Factoring is one of the oldest forms of finance. The ancient Babylonians and Romans used factors. The word “factor” means “he who gets things done” in Latin.
The use of factoring spread in England during Elizabethan times. Factors in Europe helped finance the fledgling Massachusetts Bay Colony established by the Pilgrims in 1620.
“The history of factoring is the history of commercial finance in America,” said David Tatge, an attorney at the Washington law firm Epstein Becker & Green PC, author of 2010 book “American Factoring Law.”
Through the 18th and 19th centuries, factors acted as sales agents for manufacturers, receiving goods on consignment mostly from European textile companies and selling them here. They paid the manufacturers most of the sale price up front, then paid the rest – minus their own fee – when the buyer paid.
After the Civil War, as large apparel and textile companies took shape in America, factoring companies started focusing domestically. That intensified in the 1890s as steep tariffs were enacted on a wide swath of European goods.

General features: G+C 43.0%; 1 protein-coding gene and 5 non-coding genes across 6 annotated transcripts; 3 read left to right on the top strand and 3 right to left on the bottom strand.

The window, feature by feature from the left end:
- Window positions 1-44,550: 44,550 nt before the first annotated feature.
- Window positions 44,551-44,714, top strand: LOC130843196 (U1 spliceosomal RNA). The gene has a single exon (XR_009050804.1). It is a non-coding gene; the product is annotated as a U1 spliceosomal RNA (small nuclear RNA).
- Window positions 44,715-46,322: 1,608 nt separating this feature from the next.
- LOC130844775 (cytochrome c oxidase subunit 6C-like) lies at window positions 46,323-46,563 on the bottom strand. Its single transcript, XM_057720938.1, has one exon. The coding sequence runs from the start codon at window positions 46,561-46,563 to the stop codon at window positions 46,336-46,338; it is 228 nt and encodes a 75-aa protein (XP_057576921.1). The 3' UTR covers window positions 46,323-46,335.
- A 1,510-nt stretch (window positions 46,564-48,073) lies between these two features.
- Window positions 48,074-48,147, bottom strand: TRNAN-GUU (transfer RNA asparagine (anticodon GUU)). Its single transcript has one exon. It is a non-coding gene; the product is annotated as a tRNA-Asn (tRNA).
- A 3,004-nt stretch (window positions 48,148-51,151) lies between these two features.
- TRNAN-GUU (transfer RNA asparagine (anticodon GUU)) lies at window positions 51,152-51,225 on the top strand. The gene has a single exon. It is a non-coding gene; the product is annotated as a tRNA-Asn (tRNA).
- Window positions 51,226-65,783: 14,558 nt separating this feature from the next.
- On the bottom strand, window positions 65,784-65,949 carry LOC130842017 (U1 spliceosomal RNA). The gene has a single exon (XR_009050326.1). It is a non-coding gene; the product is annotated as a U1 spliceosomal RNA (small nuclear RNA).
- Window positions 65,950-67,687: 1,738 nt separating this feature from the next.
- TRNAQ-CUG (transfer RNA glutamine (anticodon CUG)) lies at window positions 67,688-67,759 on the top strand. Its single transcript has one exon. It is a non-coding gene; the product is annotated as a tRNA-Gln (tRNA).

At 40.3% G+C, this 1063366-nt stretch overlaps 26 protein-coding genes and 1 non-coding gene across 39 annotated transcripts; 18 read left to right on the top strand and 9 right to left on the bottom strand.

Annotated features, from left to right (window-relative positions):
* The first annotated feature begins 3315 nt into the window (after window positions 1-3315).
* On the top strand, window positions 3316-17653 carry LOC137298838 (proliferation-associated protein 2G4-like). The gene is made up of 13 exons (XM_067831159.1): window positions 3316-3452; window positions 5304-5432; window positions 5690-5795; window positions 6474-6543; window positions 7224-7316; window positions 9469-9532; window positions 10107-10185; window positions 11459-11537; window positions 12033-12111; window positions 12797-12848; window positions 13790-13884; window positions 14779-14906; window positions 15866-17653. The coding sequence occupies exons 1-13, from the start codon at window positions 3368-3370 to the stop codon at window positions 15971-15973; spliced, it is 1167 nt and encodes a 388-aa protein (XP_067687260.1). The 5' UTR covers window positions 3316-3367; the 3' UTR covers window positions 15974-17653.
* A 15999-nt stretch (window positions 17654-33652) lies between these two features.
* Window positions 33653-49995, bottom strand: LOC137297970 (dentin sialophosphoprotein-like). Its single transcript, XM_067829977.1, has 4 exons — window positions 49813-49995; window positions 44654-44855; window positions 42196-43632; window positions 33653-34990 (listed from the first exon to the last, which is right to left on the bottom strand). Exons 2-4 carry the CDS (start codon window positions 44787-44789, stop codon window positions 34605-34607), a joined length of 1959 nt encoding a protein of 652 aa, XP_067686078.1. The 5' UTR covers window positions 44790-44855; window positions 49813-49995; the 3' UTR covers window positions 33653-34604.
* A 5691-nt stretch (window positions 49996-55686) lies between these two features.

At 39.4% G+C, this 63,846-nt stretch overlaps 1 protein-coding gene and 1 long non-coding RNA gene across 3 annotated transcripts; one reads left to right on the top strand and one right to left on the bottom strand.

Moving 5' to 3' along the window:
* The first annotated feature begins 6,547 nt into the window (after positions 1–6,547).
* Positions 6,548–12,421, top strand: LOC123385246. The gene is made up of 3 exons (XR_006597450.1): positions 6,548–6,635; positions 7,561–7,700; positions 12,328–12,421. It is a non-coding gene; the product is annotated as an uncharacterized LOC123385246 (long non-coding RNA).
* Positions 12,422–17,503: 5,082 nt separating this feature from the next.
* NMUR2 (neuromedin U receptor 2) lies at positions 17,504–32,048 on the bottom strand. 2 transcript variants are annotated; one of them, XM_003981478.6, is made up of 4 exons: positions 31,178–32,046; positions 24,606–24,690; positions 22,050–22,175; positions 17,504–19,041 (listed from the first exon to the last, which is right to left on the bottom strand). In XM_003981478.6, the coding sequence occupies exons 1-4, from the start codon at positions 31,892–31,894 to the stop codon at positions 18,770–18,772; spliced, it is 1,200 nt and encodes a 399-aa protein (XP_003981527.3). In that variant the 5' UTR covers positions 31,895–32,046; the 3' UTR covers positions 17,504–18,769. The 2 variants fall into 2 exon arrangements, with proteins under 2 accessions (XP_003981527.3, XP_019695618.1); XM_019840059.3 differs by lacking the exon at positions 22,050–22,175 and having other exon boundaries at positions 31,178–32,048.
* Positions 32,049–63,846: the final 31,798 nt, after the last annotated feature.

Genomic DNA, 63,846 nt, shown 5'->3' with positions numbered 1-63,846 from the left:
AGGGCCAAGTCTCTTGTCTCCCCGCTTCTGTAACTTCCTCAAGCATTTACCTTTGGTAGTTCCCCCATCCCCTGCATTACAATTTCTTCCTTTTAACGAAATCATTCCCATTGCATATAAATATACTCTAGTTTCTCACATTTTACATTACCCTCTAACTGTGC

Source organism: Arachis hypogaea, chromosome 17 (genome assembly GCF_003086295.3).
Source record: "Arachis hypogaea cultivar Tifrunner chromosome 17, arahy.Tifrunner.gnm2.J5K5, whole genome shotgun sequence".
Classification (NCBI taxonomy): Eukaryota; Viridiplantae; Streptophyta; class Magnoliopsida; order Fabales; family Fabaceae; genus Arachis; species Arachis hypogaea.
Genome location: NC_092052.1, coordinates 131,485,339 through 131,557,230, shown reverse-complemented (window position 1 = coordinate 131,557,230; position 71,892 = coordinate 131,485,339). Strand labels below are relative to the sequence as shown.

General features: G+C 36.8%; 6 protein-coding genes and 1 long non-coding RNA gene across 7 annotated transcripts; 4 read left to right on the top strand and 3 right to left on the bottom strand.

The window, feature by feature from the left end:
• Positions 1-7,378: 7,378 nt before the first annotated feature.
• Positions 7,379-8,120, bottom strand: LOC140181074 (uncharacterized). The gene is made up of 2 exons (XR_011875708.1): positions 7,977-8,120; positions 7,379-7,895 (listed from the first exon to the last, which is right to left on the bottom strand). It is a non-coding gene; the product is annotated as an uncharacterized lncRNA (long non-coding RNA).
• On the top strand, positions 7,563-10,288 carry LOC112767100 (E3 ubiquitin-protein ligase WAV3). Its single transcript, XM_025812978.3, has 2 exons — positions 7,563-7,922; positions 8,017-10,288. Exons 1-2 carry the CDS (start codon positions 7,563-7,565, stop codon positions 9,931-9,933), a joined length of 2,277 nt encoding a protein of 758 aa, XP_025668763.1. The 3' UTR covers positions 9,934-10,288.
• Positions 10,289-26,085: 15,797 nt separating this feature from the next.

By 1900, American apparel and textile companies were mass marketing their products nationwide, finding their own customers in the process. That turned factors more into financiers.
“The American factor no longer acted as a commissioned sales agent,” Tatge says in his book. “Instead, the factor now emerged as a commercial financier and purchaser of its client’s receivables, while also making loans against the security of client-owned inventory.”
Factors also assumed the credit risk if the end customers did not pay or were late in paying, defined as “nonrecourse” in financial terms. In addition, they performed the bookkeeping and collection work on behalf of the manufacturer.
The first half of the 1900s saw the establishment of several prominent factoring companies that still exist, including CIT Group Inc. (founded in 1908), Heller Financial (1935) and Rosenthal & Rosenthal Inc. (1938).
The industry exploded in the 1930s, with the dollar volume of goods factored topping $1.1 billion by the start of World War II, according to figures that Tatge cites.
By the 1950s, factoring companies branched out into new industries, including cosmetics, chemicals, glass, electrical appliances and furniture. Other types of receivables lenders also had come along: asset-based lenders that don’t assume title to those receivables as factors do, and recourse factors, who differ from traditional factors because they leave greater risk with the manufacturer.
The total volume of factored goods reached $3.5 billion by 1955.
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